[Show abstract] [Hide abstract] ABSTRACT: Resection of hepatic metastases of colorectal origin has gained wide acceptance, but when patients have synchronous or metachronous pulmonary metastases, they are often considered incurable and are offered systemic therapy only. We performed a retrospective review of the patients at Memorial Sloan-Kettering Cancer Center who underwent resection of both hepatic and pulmonary metastases of colorectal origin between 1970 and 1990. Ten patients were identified who met the above criteria. Median survival after hepatic and pulmonary resections were 34 and 18 months, respectively. Actuarial 1-, 3- and 5-year survivals are 89%, 78% and 52%, respectively. With a median of 18 months after second operation, three patients have no evidence of disease (NED), four are alive with disease (AWD) and three are dead of disease (DOD). In the absence of effective chemotherapy, selected patients with hepatic and pulmonary metastases of colorectal origin should be considered for resection as it offers the only possibility for long-term survival.
    Article · Jan 1993 · Surgical Oncology
  • [Show abstract] [Hide abstract] ABSTRACT: Little information has been reported on the metabolic characteristics of the totally pancreatectomized patient or the efficacy of medical management after radical pancreatic surgery. The prospective evaluation of 49 such patients, with 31% followed for 48 or more months, forms the basis of this report. The major immediate postoperative challenge is control of diarrhea and weight stabilization. Chronically patients have an increased daily caloric requirement (mean +/- SE, 56 +/- 1 kcal/kg), not wholly explained by moderate steatorrhea (fecal fat excretion, 16% +/- 2% of unrestricted fat intake). Despite persistent malabsorption, deficiencies in fat-soluble vitamin, magnesium, and trace element serum levels can be prevented in most patients. Pancreatogenic diabetes is characterized by (1) absence of the major glucoregulatory hormones insulin and glucagon, (2) instability, and (3) frequent hypoglycemia, with the latter parameters improving with rigorous home glucose monitoring. No patient has developed clinically overt diabetic micro- or macrovascular disease. Performance status in long-term survivors has been reasonable. However adverse chronic sequelae of the operation occur and include an unusual frequency of liver disease, characterized by accelerated fatty infiltration, and osteopenia, with an 18% reduction in radial bone mineral content noted in pancreatectomized patients studied more than 5 years after surgery.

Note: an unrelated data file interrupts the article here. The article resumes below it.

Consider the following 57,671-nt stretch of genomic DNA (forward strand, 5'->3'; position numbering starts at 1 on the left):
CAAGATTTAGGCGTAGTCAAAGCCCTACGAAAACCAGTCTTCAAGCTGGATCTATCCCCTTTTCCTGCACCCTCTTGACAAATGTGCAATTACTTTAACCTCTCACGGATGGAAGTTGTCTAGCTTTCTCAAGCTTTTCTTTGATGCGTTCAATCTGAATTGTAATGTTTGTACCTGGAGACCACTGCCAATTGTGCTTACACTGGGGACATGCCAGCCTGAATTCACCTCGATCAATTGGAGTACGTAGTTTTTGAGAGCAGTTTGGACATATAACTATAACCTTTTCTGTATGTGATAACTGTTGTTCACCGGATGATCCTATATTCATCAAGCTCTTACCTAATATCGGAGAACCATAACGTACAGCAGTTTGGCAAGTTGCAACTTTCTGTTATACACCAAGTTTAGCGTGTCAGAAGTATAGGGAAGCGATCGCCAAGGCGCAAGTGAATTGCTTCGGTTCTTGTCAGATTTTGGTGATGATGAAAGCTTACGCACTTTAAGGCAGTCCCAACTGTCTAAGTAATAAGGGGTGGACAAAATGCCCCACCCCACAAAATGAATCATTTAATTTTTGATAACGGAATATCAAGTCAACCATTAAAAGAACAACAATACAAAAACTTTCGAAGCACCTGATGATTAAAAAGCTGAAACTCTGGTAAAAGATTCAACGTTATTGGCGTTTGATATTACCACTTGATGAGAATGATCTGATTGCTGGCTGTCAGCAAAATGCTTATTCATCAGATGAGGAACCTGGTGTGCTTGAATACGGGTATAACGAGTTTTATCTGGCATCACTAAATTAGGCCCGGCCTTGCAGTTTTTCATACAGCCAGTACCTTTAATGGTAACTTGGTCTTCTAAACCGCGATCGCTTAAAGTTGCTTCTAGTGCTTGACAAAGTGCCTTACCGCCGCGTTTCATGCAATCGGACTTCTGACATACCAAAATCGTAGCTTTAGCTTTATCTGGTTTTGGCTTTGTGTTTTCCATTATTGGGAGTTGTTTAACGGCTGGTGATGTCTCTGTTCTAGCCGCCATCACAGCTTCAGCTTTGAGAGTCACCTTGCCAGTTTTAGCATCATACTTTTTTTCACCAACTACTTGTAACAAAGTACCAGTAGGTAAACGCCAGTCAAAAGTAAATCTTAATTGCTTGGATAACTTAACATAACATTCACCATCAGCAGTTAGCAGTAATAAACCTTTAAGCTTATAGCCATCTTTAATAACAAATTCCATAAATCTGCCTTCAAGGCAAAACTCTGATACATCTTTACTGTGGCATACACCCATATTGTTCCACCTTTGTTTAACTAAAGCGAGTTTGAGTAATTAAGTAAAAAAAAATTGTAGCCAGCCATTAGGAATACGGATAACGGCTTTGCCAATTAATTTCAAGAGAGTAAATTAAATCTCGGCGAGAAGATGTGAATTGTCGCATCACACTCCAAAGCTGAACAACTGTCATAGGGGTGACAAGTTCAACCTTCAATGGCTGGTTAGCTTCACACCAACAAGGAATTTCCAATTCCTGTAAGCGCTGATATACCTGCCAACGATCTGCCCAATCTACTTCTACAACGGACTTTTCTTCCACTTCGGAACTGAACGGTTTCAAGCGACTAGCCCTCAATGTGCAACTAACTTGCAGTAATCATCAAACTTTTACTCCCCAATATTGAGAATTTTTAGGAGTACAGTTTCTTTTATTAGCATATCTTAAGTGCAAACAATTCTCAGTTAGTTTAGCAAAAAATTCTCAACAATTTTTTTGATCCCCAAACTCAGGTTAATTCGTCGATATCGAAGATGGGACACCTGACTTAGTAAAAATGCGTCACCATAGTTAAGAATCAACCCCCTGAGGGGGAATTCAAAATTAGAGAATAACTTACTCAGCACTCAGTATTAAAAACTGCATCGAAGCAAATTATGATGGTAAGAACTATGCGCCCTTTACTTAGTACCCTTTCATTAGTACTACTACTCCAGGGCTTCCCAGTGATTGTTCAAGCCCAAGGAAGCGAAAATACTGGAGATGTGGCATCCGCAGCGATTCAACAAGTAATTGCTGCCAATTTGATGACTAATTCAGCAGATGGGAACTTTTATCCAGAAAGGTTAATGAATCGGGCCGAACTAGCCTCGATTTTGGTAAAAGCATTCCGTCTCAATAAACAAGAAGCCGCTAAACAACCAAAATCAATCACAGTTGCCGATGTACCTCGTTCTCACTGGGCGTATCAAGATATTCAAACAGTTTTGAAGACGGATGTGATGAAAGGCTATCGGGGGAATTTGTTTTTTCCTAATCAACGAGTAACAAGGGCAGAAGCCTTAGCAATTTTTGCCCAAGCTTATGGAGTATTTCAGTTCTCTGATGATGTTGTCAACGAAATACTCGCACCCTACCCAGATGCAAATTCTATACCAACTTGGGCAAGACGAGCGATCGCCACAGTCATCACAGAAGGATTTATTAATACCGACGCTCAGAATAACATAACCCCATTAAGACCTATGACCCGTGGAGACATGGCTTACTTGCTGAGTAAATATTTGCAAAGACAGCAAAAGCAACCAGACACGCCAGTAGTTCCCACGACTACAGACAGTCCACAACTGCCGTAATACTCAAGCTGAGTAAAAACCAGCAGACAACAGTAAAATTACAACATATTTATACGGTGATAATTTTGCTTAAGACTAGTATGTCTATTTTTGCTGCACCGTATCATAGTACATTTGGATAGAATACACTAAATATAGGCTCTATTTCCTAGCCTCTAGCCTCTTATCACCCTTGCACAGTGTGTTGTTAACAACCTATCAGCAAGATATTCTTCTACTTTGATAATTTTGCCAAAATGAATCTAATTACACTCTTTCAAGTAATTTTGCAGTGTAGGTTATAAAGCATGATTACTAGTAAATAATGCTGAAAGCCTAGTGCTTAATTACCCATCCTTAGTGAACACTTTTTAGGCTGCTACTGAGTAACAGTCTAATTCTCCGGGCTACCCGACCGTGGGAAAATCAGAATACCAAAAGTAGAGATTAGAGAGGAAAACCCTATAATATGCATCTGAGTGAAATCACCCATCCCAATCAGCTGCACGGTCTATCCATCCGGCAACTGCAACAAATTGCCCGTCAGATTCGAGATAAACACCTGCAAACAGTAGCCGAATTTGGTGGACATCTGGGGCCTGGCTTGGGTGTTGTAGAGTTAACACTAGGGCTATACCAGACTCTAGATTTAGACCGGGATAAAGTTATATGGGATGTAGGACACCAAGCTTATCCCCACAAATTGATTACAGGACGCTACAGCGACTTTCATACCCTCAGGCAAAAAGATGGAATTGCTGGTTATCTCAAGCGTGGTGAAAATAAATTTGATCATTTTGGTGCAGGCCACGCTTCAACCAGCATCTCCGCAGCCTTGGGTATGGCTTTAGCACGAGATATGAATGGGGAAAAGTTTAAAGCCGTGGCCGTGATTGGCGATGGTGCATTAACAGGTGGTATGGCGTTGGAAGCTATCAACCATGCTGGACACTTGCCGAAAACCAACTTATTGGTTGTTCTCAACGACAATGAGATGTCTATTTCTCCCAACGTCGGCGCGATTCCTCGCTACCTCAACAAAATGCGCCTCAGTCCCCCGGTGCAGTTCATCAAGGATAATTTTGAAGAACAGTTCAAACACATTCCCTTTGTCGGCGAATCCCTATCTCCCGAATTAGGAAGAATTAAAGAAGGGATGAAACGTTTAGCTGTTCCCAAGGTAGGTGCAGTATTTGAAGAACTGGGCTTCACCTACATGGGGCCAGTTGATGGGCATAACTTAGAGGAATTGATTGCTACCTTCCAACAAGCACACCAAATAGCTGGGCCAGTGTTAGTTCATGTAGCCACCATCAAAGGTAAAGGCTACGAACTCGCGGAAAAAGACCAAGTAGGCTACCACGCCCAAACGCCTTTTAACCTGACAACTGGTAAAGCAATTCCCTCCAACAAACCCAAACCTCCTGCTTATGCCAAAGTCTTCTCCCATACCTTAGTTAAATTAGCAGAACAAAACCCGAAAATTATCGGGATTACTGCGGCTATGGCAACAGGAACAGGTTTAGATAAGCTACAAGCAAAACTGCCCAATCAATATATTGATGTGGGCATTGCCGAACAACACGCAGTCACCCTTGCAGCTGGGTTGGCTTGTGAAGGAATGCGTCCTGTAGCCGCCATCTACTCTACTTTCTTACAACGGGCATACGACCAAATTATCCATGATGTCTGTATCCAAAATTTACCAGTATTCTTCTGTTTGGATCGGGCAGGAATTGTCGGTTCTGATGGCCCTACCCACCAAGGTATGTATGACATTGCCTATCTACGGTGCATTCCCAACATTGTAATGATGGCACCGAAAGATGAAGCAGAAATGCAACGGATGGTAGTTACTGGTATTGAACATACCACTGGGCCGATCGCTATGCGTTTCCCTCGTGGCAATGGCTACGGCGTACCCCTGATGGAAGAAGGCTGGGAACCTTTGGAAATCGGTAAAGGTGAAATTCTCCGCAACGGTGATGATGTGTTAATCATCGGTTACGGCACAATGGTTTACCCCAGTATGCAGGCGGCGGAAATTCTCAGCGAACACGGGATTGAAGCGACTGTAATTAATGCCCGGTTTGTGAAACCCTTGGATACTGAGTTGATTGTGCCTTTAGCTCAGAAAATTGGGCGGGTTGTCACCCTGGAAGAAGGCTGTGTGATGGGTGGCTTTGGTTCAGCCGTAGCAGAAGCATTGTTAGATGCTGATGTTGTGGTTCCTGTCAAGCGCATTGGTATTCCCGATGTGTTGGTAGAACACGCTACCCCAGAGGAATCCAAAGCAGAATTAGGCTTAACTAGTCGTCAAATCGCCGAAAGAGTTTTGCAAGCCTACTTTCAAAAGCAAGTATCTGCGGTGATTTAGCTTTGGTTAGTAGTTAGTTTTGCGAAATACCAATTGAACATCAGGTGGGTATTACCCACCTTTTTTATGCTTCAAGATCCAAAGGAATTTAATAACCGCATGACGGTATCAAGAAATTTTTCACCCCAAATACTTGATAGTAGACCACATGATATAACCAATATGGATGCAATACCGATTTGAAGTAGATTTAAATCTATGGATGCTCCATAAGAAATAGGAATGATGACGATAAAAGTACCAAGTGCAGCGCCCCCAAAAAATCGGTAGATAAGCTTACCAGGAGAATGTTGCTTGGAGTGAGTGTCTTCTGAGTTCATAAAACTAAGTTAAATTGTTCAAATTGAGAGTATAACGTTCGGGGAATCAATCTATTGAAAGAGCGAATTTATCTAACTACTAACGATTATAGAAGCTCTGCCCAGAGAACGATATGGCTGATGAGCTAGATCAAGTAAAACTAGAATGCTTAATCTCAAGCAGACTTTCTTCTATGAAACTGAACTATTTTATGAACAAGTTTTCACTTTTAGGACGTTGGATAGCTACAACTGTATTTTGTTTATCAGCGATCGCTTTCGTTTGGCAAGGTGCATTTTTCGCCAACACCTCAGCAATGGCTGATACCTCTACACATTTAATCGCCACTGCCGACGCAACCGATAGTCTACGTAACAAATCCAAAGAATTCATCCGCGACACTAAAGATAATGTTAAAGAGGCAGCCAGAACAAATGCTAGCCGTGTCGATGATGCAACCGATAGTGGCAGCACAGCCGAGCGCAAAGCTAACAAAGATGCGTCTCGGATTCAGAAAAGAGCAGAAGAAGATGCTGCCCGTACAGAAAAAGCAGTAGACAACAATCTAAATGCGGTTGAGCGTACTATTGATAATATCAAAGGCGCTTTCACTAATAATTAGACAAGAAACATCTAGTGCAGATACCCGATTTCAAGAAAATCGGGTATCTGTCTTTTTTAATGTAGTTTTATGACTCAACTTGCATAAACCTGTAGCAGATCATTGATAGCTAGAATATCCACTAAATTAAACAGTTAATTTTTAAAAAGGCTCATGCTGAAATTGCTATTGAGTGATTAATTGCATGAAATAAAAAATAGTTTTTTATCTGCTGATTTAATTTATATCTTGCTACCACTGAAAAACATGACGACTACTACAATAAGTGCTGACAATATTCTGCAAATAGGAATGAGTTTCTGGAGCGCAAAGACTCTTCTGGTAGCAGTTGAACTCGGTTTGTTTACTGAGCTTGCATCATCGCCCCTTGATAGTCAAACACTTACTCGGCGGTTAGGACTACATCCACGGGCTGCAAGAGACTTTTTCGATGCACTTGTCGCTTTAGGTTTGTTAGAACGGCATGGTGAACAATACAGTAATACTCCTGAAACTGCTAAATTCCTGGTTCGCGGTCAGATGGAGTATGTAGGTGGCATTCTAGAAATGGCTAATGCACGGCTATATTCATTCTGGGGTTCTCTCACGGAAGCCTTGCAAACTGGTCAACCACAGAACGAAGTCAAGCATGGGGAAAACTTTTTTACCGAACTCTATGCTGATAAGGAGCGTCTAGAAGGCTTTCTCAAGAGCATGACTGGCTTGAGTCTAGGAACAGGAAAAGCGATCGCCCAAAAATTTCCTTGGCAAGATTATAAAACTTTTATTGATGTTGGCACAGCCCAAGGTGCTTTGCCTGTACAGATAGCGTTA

Article · Sep 1991 · Annals of Surgery
  • J.G. Armstrong · L.B. Harrison · M Dattoli · [...] · J Fortner
    [Show abstract] [Hide abstract] ABSTRACT: We describe the use of a prosthetic maneuver to displace bowel from an implant site. The patient presented with a recurrent low grade fibrosarcoma which was grossly excised with positive microscopic margins in the right paravertebral area. For this reason we performed an Iridium-192 implant using afterloading catheters. Because of several dense adhesions, it was not possible to mobilize an omental sling over the implant site. To prevent the small bowel from lying on the catheters, we inserted a prosthetic breast tissue expander. This was expanded with saline and bacitracin solution and placed in the tumor bed overlying the catheters, thereby displacing the small bowel away from the sources. A postoperative CT scan with gastrograffin demonstrated that this procedure was effective. There were no complications. We conclude that such devices are suitable for use under these circumstances and can achieve the objective of decreasing the dose of radiation to the small bowel.
    Article · Jan 1991 · International Journal of Radiation OncologyBiologyPhysics

Publication Stats

13k Citations


  • 1972-1999
    • Memorial Sloan-Kettering Cancer Center
      • • Department of Surgery
      • • Department of Medicine
      • • Gastric and Mixed Tumor Service
      New York City, New York, United States
  • 1974
    • Weill Cornell Medical College
      • Department of Medicine
      New York, New York, United States